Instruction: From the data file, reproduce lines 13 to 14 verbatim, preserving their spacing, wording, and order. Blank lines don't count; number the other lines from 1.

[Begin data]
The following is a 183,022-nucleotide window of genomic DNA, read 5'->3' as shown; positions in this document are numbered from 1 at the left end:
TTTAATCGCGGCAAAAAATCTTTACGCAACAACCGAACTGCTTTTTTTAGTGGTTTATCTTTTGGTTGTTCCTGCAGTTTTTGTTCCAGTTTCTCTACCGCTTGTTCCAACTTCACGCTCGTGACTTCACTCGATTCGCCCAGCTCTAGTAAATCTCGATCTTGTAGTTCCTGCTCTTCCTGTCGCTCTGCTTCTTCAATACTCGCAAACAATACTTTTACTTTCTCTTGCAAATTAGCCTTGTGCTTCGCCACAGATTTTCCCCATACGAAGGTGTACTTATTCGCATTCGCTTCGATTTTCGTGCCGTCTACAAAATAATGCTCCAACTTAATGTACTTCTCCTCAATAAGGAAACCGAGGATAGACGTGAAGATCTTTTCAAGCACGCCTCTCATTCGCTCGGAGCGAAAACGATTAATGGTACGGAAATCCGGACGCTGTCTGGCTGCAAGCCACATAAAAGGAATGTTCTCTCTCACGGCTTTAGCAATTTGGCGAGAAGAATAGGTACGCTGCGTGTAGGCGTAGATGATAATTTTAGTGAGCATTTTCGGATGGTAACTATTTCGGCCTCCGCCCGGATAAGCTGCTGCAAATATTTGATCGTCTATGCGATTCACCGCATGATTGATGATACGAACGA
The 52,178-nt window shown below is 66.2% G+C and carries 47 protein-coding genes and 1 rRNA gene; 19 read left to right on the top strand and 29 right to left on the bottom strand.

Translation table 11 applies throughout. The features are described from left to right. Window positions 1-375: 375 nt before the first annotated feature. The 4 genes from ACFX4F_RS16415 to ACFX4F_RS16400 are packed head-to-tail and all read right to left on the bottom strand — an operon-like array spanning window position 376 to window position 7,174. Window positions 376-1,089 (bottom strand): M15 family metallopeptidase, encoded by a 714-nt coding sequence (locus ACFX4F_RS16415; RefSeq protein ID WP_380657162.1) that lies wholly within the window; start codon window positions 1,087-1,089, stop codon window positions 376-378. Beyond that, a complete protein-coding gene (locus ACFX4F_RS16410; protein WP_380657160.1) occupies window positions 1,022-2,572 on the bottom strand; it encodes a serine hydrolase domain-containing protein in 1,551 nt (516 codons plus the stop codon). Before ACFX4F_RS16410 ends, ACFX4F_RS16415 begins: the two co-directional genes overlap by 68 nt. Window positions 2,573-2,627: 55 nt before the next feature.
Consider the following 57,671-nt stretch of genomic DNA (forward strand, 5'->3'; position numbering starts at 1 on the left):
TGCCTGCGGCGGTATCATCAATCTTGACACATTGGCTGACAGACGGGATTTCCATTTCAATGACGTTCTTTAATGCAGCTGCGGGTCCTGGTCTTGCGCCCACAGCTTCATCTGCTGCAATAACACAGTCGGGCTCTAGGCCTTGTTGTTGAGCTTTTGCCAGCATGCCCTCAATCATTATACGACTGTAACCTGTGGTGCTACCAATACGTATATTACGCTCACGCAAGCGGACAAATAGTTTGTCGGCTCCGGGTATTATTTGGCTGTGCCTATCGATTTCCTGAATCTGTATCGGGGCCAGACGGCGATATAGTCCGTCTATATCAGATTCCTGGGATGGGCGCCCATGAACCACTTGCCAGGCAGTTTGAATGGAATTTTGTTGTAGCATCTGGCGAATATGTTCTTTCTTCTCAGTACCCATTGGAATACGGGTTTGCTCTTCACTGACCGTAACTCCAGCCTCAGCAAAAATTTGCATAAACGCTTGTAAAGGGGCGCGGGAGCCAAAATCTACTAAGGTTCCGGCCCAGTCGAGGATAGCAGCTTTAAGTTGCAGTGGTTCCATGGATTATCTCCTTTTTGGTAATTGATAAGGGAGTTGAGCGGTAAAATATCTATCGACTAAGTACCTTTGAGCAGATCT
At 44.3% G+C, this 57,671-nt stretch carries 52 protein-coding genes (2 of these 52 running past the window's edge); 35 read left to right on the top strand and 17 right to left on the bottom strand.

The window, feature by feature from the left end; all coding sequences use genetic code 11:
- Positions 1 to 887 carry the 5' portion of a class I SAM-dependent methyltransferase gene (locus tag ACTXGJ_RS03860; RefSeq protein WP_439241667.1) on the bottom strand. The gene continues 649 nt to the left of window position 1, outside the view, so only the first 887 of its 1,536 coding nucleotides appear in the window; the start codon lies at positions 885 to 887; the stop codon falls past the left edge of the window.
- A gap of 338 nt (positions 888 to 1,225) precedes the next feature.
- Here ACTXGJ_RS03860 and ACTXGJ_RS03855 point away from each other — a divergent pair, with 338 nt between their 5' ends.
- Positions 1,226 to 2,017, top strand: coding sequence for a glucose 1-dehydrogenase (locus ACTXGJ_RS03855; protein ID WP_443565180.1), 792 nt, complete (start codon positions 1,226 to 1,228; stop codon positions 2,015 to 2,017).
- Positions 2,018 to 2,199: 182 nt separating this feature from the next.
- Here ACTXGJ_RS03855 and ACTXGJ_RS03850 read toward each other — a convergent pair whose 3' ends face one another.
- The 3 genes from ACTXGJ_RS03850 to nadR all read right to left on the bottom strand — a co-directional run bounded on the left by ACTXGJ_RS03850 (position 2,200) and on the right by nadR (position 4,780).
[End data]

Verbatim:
- Positions 2,018 to 2,199: 182 nt separating this feature from the next.
- Here ACTXGJ_RS03855 and ACTXGJ_RS03850 read toward each other — a convergent pair whose 3' ends face one another.